The knowledge graph contains connections between companies and people, and by linking article entities to existing nodes, you can identify if any subjects are within two hops of the companies that the portfolio manager has invested in or is interested in. Finding such a connection indicates the article may be relevant to the portfolio manager, and because the underlying data is represented in a knowledge graph, it can be visualized to help the portfolio manager understand why and how this context is relevant. In addition to identifying connections to the portfolio, you can also use Amazon Bedrock to perform sentiment analysis on the entities referenced.

The final output is an enriched news feed surfacing articles likely to impact the portfolio manager’s areas of interest and investments.

Solution overview

The overall architecture of the solution looks like the following diagram.

The workflow consists of the following steps:

  1. A user uploads official reports (in PDF format) to an Amazon Simple Storage Service (Amazon S3) bucket. The reports should be officially published reports to minimize the inclusion of inaccurate data into your knowledge graph (as opposed to news and tabloids).
  2. The S3 event notification invokes an AWS Lambda function, which sends the S3 bucket and file name to an Amazon Simple Queue Service (Amazon SQS) queue. The First-In-First-Out (FIFO) queue makes sure that the report ingestion process is performed sequentially to reduce the likelihood of introducing duplicate data into your knowledge graph.
  3. An Amazon EventBridge time-based event runs every minute to start the run of an AWS Step Functions state machine asynchronously.
  4. The Step Functions state machine runs through a series of tasks to process the uploaded document by extracting key information and inserting it into your knowledge graph:
    1. Receive the queue message from Amazon SQS.
    2. Download the PDF report file from Amazon S3, split it into multiple smaller text chunks (approximately 1,000 words) for processing, and store the text chunks in Amazon DynamoDB.
    3. Use Anthropic’s Claude v3 Sonnet on Amazon Bedrock to process the first few text chunks to determine the main entity that the report is referring to, together with relevant attributes (such as industry).
    4. Retrieve the text chunks from DynamoDB and for each text chunk, invoke a Lambda function to extract out entities (such as company or person), and its relationship (customer, supplier, partner, competitor, or director) to the main entity using Amazon Bedrock.
    5. Consolidate all extracted information.
    6. Filter out noise and irrelevant entities (for example, generic terms such as “consumers”) using Amazon Bedrock.
    7. Use Amazon Bedrock to perform disambiguation by reasoning using the extracted information against the list of similar entities from the knowledge graph. If the entity does not exist, insert it. Otherwise, use the entity that already exists in the knowledge graph. Insert all relationships extracted.
    8. Clean up by deleting the SQS queue message and the S3 file.
  5. A user accesses a React-based web application to view the news articles that are supplemented with the entity, sentiment, and connection path information.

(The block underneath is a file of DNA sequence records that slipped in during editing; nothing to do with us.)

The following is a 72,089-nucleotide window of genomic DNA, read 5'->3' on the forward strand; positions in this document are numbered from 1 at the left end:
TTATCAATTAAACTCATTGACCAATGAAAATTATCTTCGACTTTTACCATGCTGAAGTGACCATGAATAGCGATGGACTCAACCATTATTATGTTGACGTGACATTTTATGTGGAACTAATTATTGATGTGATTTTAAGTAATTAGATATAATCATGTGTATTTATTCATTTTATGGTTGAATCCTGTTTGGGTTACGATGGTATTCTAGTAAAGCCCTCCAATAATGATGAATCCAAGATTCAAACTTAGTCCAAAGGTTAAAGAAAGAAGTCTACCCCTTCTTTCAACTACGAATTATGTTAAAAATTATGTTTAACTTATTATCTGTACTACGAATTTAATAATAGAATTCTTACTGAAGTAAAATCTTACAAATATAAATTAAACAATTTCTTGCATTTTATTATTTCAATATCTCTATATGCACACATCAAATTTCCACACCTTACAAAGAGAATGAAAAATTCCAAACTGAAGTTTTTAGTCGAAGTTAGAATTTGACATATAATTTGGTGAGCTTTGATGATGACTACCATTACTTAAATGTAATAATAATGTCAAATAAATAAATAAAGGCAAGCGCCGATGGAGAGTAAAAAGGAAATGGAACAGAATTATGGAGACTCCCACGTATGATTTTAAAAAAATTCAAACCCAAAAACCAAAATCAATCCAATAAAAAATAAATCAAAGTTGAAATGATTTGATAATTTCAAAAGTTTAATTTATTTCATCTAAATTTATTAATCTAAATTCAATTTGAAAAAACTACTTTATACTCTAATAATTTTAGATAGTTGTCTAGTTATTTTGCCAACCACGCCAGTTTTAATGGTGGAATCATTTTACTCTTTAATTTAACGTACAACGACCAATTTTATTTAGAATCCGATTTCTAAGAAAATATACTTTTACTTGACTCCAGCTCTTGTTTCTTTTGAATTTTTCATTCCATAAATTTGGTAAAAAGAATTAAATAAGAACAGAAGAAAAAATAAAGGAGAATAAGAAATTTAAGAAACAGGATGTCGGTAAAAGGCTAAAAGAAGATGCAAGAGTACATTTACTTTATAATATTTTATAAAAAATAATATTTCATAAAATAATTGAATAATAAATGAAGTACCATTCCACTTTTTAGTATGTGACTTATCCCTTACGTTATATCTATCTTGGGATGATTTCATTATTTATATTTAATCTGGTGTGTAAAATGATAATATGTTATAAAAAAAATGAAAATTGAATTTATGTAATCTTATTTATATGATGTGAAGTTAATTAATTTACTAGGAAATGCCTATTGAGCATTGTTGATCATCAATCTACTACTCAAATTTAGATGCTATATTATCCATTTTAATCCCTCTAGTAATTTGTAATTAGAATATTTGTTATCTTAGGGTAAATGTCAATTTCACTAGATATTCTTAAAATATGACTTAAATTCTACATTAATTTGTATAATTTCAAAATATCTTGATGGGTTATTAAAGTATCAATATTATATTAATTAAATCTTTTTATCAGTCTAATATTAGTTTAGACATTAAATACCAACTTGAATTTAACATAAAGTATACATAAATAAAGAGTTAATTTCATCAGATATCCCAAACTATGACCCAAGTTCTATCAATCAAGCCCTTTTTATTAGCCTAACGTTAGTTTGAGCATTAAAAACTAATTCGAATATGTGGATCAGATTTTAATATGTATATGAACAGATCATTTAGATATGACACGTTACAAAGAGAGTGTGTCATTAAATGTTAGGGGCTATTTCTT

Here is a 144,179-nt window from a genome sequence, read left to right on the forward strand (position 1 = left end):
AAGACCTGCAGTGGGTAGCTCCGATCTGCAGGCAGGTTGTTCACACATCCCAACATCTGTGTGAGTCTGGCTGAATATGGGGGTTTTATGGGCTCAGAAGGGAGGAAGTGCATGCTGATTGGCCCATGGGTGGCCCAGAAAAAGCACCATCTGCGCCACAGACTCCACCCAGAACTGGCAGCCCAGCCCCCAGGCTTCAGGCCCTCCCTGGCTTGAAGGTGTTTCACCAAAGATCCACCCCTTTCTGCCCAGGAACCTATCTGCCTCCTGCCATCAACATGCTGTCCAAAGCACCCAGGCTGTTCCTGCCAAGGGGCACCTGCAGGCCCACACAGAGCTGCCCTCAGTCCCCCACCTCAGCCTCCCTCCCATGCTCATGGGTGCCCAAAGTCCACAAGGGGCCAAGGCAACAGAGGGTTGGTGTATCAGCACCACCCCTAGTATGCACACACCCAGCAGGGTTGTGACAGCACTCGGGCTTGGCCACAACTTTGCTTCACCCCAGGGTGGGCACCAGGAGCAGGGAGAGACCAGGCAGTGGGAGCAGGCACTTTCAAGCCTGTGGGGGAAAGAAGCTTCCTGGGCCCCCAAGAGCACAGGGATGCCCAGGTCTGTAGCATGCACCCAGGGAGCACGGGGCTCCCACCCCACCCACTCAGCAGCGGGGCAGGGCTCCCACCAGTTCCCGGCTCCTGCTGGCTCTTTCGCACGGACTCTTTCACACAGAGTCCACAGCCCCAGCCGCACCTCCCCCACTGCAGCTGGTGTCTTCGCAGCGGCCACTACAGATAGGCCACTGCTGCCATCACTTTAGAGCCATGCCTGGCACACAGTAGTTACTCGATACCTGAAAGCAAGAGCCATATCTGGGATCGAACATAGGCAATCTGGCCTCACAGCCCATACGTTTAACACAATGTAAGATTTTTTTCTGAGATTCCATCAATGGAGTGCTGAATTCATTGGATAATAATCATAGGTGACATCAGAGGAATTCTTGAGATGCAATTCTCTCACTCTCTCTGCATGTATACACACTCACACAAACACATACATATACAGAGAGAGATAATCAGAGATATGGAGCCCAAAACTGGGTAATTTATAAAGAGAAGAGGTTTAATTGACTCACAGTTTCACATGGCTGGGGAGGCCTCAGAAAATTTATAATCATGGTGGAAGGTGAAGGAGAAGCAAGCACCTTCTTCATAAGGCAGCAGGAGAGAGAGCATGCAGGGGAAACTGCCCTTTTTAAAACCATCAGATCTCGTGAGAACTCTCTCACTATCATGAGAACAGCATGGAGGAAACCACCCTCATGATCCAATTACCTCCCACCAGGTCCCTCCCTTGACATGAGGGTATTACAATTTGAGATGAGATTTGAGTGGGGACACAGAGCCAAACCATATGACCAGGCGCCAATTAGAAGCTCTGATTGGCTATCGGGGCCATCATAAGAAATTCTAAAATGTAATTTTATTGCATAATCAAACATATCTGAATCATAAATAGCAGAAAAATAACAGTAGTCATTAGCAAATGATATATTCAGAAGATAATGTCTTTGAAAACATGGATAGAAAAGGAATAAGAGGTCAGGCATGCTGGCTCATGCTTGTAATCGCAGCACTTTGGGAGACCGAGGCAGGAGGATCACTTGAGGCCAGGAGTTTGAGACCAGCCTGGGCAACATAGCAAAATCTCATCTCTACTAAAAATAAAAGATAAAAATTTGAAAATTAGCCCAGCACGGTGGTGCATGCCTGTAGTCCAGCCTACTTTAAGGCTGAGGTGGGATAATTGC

6. Using the web application, the user specifies the number of hops (default N=2) on the connection path to monitor.
  7. Using the web application, the user specifies the list of entities to track.
  8. To generate fictional news, the user chooses Generate Sample News to generate 10 sample financial news articles with random content to be fed into the news ingestion process. Content is generated using Amazon Bedrock and is purely fictional.
  9. To download actual news, the user chooses Download Latest News to download the top news happening today (powered by NewsAPI.org).
  10. The news file (TXT format) is uploaded to an S3 bucket. Steps 8 and 9 upload news to the S3 bucket automatically, but you can also build integrations to your preferred news provider such as AWS Data Exchange or any third-party news provider to drop news articles as files into the S3 bucket. News data file content should be formatted as <date>{dd mmm yyyy}</date><title>{title}</title><text>{news content}</text>.
  11. The S3 event notification sends the S3 bucket or file name to Amazon SQS (standard), which invokes multiple Lambda functions to process the news data in parallel:
    1. Use Amazon Bedrock to extract entities mentioned in the news together with any related information, relationships, and sentiment of the mentioned entity.
    2. Check against the knowledge graph and use Amazon Bedrock to perform disambiguation by reasoning using the available information from the news and from within the knowledge graph to identify the corresponding entity.
    3. After the entity has been located, search for and return any connection paths connecting to entities marked with INTERESTED=YES in the knowledge graph that are within N=2 hops away.
  12. The web application auto refreshes every 1 second to pull out the latest set of processed news to display on the web application.

Deploy the prototype

You can deploy the prototype solution and start experimenting yourself. The prototype is available from GitHub and includes details on the following:

  • Deployment prerequisites
  • Deployment steps
  • Cleanup steps


This post demonstrated a proof of concept solution to help portfolio managers detect second- and third-order risks from news events, without direct references to companies they track. By combining a knowledge graph of intricate company relationships with real-time news analysis using generative AI, downstream impacts can be highlighted, such as production delays from supplier hiccups.

Although it’s only a prototype, this solution shows the promise of knowledge graphs and language models to connect dots and derive signals from noise. These technologies can aid investment professionals by revealing risks faster through relationship mappings and reasoning. Overall, this is a promising application of graph databases and AI that warrants exploration to augment investment analysis and decision-making.

If this example of generative AI in financial services is of interest to your business, or you have a similar idea, reach out to your AWS account manager, and we will be delighted to explore further with you.

About the Author

Xan Huang is a Senior Solutions Architect with AWS and is based in Singapore. He works with major financial institutions to design and build secure, scalable, and highly available solutions in the cloud. Outside of work, Xan spends most of his free time with his family and getting bossed around by his 3-year-old daughter. You can find Xan on LinkedIn.